My name is Debrah Howes. I am the president of the American Federation of Teachers-NH.
AFT-NH represents 4,000 teachers, paraeducators and school support staff, public service employees and higher education faculty across New Hampshire. My members work with approximately 29,000 of the 165,000 public school students in New Hampshire in one way or another as well as thousands of university students. We are residents and taxpayers in the Granite State. I am writing today in opposition to HB 538, relative to establishing a local education freedom account program.
HB 538 would create a local voucher program that could easily decimate our local neighborhood public schools and rapidly increase already burdensome property taxes across New Hampshire. The new program will further impoverish our neighborhood public schools, leaving our students with only a threadbare education. As school districts struggle to cover costs, we’ll see massive cuts: Music, art, student learning support from paraeducators, library, transportation, and sports would all be on the chopping block as local communities struggle to keep up with cutbacks necessitated by having to fund two systems of education. The NH Constitution places a duty on the state to provide and fund a public education for all Granite State children. This bill would oblige local taxpayers to pick up the tab for a second system of education based on families’ individual choices. Since there is only so much money you can wring out of local taxpayers, the creation of this second system of education would lead to cutbacks in the constitutionally required public education system.
Like the state voucher program, the local vocal program allows students who are already in private school or being homeschooled to obtain a local voucher costing local property taxpayers across the state hundreds of thousands if not millions of dollars more than is currently budgeted. Unlike the state voucher scheme, this program has no income eligibility restrictions, which means a family struggling in Concord would also now be responsible for helping to pay the tuition of a millionaire who wants to send their kid to St. Paul’s. As I have stated above, to pay for these program cuts will have to be made from our local neighborhood schools or property taxes will have to be raised.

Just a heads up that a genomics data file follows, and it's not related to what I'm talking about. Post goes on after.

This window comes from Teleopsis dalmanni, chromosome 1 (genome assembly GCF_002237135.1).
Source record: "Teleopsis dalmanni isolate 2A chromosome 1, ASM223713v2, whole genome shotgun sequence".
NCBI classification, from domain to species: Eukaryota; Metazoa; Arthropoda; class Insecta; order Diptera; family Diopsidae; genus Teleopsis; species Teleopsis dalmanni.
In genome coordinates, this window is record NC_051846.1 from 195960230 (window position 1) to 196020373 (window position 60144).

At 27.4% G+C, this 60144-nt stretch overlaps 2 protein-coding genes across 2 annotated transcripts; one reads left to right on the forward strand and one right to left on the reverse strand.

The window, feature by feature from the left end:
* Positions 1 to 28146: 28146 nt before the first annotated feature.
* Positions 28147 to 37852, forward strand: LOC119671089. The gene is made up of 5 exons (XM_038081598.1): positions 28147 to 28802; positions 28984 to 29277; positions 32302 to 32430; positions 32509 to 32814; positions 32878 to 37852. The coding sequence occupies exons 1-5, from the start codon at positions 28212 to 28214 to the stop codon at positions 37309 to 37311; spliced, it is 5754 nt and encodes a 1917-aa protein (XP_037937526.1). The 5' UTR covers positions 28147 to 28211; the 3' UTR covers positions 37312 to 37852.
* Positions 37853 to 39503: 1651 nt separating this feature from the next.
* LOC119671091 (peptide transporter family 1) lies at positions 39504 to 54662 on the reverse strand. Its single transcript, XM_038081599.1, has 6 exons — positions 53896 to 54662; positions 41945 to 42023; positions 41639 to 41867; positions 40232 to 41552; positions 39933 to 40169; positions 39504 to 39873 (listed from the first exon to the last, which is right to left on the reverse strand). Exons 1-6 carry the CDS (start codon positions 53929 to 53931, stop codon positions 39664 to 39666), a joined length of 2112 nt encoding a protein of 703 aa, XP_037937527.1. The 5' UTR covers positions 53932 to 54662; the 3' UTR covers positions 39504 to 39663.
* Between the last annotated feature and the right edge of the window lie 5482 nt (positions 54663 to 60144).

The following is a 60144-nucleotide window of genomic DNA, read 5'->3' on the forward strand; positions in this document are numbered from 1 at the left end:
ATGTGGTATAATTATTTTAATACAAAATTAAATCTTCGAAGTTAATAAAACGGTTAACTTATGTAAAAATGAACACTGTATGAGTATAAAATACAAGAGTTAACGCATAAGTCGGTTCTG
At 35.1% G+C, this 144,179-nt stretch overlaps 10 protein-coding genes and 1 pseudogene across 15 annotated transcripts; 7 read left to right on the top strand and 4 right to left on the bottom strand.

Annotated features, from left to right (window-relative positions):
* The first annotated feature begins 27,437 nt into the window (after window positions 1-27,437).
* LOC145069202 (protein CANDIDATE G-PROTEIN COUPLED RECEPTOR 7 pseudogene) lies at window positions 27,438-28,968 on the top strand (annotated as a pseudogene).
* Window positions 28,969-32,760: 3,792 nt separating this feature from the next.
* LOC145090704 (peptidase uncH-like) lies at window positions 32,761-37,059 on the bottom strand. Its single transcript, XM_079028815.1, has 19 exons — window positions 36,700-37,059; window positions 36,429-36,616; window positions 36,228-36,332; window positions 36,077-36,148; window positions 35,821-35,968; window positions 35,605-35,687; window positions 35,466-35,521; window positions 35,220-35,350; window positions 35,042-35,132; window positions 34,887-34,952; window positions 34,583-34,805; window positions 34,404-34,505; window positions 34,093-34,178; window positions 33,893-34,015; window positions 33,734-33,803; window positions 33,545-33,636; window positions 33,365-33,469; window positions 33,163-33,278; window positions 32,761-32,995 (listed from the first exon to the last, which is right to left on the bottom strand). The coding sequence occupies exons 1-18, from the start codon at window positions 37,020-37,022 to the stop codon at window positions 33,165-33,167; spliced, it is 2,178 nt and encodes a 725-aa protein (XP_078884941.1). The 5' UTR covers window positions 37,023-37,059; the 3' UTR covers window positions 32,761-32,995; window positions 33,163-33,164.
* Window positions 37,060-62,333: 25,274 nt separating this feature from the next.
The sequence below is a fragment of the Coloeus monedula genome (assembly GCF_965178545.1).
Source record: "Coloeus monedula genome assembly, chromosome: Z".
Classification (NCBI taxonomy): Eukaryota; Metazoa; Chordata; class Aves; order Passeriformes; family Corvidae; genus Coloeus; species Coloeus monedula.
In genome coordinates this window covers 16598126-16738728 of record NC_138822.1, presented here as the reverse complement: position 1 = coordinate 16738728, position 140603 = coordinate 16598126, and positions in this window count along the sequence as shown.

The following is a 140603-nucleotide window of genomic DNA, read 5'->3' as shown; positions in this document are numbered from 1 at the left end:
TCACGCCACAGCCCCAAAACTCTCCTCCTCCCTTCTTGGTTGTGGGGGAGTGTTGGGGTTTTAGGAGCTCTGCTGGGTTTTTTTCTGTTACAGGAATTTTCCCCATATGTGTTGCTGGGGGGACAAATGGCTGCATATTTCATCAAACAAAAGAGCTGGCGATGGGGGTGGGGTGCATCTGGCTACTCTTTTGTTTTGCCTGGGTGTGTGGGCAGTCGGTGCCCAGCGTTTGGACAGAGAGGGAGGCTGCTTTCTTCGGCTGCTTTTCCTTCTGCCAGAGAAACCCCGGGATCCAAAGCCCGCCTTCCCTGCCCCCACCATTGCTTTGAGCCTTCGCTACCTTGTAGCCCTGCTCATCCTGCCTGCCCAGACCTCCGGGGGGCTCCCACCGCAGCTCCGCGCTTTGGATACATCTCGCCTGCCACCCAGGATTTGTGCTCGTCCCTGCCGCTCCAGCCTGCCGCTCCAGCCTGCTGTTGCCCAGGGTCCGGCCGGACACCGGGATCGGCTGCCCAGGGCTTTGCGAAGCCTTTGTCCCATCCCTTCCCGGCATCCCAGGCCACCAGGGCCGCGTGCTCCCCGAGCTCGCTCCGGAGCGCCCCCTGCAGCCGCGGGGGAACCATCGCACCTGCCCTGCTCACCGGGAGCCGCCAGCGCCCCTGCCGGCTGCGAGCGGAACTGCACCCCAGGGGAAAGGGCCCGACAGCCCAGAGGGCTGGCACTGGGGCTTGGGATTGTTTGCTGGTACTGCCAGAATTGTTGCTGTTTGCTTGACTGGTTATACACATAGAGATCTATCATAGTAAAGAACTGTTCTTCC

Just like with the state-level voucher program, there’s little independent academic accountability to make sure students are learning. In fact, what we have seen in study after study of voucher programs across the country is that they do not work and have a greater negative impact on student learning that is worse that the disruptions of school closures during the COVID epidemic or a natural disaster compared to those who stayed in their local neighborhood public schools.
Poll after poll has shown the families across New Hampshire want to see the legislature improve and invest in our local neighborhood public schools so all of our kids can succeed. Granite state families want quality, stability and predictability, which overall they get from their public schools. This program would have the opposite effect and could lead to barebones education instead of the robust education our students receive today.
For the 165,000 public school students who rely on their local neighborhood public schools and all the local property taxpayers in towns and cities across the Granite State, we urge the committee to vote Inexpedient to Legislate on HB 538.
President, AFT-New Hampshire